My impression of the Democratic view of bipartisanship: “We welcome ideas from across the isle, as long as they are also our ideas.”

I don’t blame Democrats for wanting to limit the Republican influence on this bill. Let’s face it: they won that right in November. But don’t try to portray it as bipartisan because a Republican suggested a website. Because, you know, clearly the success or failure of the stimulus package hinges on recovery.gov.

Written by Mike

February 17, 2009 at 7:35 pm

The Economic Surge

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“History doesn’t repeat itself, but it does rhyme.” — Mark Twain

Rewind to a few years ago, and the buzzword was “surge”. The president was pushing for a surge in troops to stabilize Iraq. The Democrats, including the then-senator Obama, opposed opposed it feverishly. Republicans were saying that they were voting for defeat in Iraq. Fast-forward to a few months ago, after things had improved in Iraq, when Obama said this:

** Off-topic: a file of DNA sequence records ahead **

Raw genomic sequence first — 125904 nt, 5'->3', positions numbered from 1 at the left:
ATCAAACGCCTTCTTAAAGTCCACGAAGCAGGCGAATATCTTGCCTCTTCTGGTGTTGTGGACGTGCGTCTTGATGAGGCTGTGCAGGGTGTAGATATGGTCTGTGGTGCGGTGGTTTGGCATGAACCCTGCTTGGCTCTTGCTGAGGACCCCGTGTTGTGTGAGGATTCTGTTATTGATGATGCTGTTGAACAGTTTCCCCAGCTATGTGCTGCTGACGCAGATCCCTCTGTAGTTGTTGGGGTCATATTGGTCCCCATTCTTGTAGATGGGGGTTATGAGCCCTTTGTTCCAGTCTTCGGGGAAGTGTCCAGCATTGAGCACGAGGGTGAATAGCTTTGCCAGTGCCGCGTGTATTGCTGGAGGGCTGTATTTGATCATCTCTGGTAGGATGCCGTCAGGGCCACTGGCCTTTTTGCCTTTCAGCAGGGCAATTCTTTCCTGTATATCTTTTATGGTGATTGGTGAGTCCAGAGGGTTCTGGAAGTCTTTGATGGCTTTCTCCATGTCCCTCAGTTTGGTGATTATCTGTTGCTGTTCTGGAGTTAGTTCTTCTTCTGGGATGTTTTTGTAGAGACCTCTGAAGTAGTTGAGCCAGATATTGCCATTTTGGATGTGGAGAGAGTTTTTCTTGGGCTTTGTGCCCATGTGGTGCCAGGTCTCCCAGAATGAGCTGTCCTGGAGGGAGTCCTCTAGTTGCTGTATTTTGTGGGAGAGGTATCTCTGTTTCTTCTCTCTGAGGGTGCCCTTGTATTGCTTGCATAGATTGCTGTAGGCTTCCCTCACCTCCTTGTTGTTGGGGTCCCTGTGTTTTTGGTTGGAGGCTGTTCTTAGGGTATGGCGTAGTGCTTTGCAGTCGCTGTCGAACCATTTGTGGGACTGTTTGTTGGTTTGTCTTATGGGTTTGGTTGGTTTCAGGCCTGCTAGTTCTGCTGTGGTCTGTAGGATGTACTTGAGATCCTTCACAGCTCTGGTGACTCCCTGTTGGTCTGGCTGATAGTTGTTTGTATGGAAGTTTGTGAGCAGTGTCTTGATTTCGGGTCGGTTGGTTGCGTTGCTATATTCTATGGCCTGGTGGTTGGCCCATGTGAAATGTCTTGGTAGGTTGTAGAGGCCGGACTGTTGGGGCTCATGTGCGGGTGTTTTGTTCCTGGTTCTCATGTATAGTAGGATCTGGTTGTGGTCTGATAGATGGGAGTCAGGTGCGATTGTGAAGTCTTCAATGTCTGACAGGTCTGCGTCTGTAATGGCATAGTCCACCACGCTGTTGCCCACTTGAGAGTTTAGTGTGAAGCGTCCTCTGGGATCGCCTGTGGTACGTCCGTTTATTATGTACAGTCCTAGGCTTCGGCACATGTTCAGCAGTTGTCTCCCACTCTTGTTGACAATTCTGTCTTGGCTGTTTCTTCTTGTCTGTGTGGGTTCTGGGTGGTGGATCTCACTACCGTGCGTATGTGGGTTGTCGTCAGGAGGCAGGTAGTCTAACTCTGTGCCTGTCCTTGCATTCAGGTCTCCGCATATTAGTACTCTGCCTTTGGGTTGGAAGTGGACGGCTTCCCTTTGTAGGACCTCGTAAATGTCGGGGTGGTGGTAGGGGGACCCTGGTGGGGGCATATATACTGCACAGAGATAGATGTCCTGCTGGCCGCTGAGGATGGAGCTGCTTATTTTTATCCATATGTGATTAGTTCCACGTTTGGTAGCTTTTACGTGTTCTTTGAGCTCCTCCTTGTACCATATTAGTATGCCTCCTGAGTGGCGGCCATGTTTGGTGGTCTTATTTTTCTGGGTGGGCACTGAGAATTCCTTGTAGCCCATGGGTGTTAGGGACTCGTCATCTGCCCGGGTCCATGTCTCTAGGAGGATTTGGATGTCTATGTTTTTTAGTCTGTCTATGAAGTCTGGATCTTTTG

Katie, I have no idea what would have happened had we applied my approach, which was to put more pressure on the Iraqis to arrive at a political reconciliation. So this is all hypotheticals. What I can say is that there’s no doubt that our U.S. troops have contributed to a reduction of violence in Iraq. I said that– not just today, not just yesterday, but I’ve said that– previously. What that doesn’t change is that we’ve got to have a different strategic approach if we’re going to make America as safe as possible.

So, basically, the surge worked, but things might have been even better had they tried Obama’s approach. It’s a tough political tight-rope, but Obama overcame it because the war in Iraq in general was unpopular, so some people gave him the benefit of the doubt.

Today, Obama wants to execute an economic “surge” by injecting almost a trillion dollars into our economy (put on credit). Almost all Republicans oppose it, but it will be signed by the President shortly. Democrats say that Republicans are voting for America to fail (sound familiar?). Many pundits say that the Republicans have put themselves in a risky position. There are only two possibilities, they say:

1) The economy recovers, and the Republicans appear to have been trying to stop the economic recovery, and being against the American people.

2) The economy gets worse, and the Republicans are vindicated to opposing a bill that they correctly predicted would not help, and the “we have to do something” line is proven to be a nonsensical political argument.